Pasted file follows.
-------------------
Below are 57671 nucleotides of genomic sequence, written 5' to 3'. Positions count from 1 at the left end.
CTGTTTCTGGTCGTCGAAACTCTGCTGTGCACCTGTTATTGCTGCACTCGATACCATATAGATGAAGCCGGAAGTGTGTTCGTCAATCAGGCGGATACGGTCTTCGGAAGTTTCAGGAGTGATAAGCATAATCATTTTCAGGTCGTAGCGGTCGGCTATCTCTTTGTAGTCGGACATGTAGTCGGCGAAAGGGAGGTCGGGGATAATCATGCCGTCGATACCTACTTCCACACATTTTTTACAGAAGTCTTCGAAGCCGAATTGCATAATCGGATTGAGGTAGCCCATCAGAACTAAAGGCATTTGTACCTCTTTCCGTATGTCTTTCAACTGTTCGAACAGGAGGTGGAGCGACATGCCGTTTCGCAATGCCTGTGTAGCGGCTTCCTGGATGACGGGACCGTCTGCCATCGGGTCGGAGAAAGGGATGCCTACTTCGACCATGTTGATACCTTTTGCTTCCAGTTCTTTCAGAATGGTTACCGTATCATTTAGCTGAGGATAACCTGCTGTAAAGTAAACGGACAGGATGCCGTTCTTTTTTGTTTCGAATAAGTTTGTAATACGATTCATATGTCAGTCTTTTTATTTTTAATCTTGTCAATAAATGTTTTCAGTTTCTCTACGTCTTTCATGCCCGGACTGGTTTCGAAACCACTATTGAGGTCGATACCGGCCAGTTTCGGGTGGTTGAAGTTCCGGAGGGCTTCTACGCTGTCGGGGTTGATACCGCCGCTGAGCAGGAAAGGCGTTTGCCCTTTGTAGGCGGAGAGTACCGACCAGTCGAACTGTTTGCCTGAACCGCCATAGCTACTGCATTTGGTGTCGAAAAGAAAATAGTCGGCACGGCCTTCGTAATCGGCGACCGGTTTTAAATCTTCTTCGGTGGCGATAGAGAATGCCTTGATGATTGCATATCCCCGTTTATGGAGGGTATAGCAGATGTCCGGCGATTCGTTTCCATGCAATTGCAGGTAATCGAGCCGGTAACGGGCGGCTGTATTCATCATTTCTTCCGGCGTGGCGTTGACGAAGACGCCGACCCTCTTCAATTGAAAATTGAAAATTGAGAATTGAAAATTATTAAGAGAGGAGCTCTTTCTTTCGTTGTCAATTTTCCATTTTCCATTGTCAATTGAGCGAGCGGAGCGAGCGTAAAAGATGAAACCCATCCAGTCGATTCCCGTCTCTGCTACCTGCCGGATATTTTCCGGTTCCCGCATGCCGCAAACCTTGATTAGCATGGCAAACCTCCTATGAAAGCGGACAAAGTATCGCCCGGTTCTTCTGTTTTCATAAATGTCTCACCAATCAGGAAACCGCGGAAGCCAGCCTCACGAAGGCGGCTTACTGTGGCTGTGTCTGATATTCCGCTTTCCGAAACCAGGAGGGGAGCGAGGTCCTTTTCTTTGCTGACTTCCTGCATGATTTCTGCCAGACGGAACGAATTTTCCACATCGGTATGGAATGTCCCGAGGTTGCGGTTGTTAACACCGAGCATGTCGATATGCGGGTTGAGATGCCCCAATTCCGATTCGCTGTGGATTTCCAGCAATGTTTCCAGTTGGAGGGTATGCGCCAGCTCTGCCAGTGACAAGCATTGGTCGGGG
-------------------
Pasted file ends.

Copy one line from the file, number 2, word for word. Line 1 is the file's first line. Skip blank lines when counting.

CTGTTTCTGGTCGTCGAAACTCTGCTGTGCACCTGTTATTGCTGCACTCGATACCATATAGATGAAGCCGGAAGTGTGTTCGTCAATCAGGCGGATACGGTCTTCGGAAGTTTCAGGAGTGATAAGCATAATCATTTTCAGGTCGTAGCGGTCGGCTATCTCTTTGTAGTCGGACATGTAGTCGGCGAAAGGGAGGTCGGGGATAATCATGCCGTCGATACCTACTTCCACACATTTTTTACAGAAGTCTTCGAAGCCGAATTGCATAATCGGATTGAGGTAGCCCATCAGAACTAAAGGCATTTGTACCTCTTTCCGTATGTCTTTCAACTGTTCGAACAGGAGGTGGAGCGACATGCCGTTTCGCAATGCCTGTGTAGCGGCTTCCTGGATGACGGGACCGTCTGCCATCGGGTCGGAGAAAGGGATGCCTACTTCGACCATGTTGATACCTTTTGCTTCCAGTTCTTTCAGAATGGTTACCGTATCATTTAGCTGAGGATAACCTGCTGTAAAGTAAACGGACAGGATGCCGTTCTTTTTTGTTTCGAATAAGTTTGTAATACGATTCATATGTCAGTCTTTTTATTTTTAATCTTGTCAATAAATGTTTTCAGTTTCTCTACGTCTTTCATGCCCGGACTGGTTTCGAAACCACTATTGAGGTCGATACCGGCCAGTTTCGGGTGGTTGAAGTTCCGGAGGGCTTCTACGCTGTCGGGGTTGATACCGCCGCTGAGCAGGAAAGGCGTTTGCCCTTTGTAGGCGGAGAGTACCGACCAGTCGAACTGTTTGCCTGAACCGCCATAGCTACTGCATTTGGTGTCGAAAAGAAAATAGTCGGCACGGCCTTCGTAATCGGCGACCGGTTTTAAATCTTCTTCGGTGGCGATAGAGAATGCCTTGATGATTGCATATCCCCGTTTATGGAGGGTATAGCAGATGTCCGGCGATTCGTTTCCATGCAATTGCAGGTAATCGAGCCGGTAACGGGCGGCTGTATTCATCATTTCTTCCGGCGTGGCGTTGACGAAGACGCCGACCCTCTTCAATTGAAAATTGAAAATTGAGAATTGAAAATTATTAAGAGAGGAGCTCTTTCTTTCGTTGTCAATTTTCCATTTTCCATTGTCAATTGAGCGAGCGGAGCGAGCGTAAAAGATGAAACCCATCCAGTCGATTCCCGTCTCTGCTACCTGCCGGATATTTTCCGGTTCCCGCATGCCGCAAACCTTGATTAGCATGGCAAACCTCCTATGAAAGCGGACAAAGTATCGCCCGGTTCTTCTGTTTTCATAAATGTCTCACCAATCAGGAAACCGCGGAAGCCAGCCTCACGAAGGCGGCTTACTGTGGCTGTGTCTGATATTCCGCTTTCCGAAACCAGGAGGGGAGCGAGGTCCTTTTCTTTGCTGACTTCCTGCATGATTTCTGCCAGACGGAACGAATTTTCCACATCGGTATGGAATGTCCCGAGGTTGCGGTTGTTAACACCGAGCATGTCGATATGCGGGTTGAGATGCCCCAATTCCGATTCGCTGTGGATTTCCAGCAATGTTTCCAGTTGGAGGGTATGCGCCAGCTCTGCCAGTGACAAGCATTGGTCGGGG